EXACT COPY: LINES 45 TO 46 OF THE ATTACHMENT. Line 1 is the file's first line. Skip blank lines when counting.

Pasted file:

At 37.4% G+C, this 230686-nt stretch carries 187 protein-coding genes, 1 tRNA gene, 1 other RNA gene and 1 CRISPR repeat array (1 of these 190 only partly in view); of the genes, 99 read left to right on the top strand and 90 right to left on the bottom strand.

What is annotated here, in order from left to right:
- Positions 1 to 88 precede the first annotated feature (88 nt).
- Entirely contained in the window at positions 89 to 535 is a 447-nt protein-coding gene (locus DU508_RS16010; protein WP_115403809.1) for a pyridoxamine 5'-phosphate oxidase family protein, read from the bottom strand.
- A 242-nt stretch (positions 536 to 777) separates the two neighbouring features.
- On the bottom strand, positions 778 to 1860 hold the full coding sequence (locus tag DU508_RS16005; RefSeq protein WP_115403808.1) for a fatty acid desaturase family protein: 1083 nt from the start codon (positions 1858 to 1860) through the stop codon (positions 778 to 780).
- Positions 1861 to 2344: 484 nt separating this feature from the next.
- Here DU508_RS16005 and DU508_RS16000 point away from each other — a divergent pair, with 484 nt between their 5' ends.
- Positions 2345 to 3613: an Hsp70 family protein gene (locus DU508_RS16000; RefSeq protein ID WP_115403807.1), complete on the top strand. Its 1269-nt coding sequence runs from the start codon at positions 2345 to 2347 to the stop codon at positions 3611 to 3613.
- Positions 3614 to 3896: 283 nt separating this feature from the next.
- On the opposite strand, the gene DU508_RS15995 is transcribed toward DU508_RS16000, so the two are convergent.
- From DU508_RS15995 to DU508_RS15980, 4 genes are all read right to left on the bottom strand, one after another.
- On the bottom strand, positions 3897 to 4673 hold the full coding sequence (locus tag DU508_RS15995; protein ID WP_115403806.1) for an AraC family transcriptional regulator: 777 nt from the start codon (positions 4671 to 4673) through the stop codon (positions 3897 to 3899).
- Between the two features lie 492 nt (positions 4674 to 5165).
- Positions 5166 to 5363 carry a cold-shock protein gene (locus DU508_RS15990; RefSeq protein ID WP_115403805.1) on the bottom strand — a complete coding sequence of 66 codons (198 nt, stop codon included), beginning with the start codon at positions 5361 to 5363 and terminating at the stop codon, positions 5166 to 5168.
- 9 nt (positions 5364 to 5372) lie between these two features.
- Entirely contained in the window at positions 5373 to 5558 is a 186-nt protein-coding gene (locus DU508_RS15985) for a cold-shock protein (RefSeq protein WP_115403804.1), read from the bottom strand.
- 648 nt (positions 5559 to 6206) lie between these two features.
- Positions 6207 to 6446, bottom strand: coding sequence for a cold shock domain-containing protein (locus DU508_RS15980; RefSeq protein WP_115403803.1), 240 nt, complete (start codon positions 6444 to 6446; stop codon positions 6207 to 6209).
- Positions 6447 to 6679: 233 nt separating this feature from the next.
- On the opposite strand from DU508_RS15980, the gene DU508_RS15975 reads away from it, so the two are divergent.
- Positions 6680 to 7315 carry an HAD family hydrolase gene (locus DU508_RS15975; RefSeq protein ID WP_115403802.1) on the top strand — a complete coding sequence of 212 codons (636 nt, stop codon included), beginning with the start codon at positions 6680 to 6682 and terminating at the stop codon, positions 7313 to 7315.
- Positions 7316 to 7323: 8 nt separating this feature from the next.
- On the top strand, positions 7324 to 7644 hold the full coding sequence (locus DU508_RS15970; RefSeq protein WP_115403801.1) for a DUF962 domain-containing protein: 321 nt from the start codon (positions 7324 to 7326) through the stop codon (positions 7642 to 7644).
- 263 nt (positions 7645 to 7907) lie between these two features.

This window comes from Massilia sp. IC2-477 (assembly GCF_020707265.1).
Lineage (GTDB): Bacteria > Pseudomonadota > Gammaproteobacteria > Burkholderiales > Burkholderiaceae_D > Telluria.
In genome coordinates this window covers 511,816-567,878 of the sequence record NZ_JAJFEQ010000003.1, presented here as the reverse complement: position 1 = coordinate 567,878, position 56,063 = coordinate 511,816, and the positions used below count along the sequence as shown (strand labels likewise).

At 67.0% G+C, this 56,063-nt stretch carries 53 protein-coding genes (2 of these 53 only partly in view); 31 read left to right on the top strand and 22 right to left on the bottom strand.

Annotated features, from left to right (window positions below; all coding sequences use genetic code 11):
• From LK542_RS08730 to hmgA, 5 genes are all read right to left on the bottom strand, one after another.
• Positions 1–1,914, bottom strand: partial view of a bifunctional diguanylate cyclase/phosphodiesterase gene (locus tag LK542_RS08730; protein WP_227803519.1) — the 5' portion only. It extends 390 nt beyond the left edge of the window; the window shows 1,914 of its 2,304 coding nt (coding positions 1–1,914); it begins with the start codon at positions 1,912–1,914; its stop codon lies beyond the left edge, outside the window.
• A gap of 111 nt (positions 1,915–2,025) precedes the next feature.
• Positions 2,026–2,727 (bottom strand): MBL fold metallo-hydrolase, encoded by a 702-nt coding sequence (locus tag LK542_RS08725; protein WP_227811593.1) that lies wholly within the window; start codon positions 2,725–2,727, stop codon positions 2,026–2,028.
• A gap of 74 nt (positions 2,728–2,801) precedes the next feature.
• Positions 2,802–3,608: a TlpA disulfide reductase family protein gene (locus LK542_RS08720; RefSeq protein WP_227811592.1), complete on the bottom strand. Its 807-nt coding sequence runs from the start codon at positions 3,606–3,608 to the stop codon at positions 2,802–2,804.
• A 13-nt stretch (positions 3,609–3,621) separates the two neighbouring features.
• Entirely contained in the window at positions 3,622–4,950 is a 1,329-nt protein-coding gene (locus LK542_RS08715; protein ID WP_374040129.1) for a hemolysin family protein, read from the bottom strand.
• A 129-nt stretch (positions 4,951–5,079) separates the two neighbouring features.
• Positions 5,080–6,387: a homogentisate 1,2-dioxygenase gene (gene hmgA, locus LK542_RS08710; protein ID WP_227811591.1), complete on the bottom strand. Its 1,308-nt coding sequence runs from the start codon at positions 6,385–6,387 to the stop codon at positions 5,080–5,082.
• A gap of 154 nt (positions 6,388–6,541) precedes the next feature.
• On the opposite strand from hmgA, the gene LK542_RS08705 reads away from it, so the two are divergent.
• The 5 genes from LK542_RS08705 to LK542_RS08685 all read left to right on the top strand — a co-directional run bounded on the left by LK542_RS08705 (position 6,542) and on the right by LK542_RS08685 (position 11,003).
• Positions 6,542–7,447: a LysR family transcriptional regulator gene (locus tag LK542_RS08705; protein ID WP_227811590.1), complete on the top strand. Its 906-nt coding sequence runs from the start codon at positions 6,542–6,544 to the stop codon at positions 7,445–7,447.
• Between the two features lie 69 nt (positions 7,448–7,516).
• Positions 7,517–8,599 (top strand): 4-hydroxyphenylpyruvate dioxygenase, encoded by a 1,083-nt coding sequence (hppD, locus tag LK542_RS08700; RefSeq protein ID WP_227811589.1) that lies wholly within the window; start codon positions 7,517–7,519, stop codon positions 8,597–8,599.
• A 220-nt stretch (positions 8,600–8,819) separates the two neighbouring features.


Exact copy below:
• Between the two features lie 69 nt (positions 7,448–7,516).
• Positions 7,517–8,599 (top strand): 4-hydroxyphenylpyruvate dioxygenase, encoded by a 1,083-nt coding sequence (hppD, locus tag LK542_RS08700; RefSeq protein ID WP_227811589.1) that lies wholly within the window; start codon positions 7,517–7,519, stop codon positions 8,597–8,599.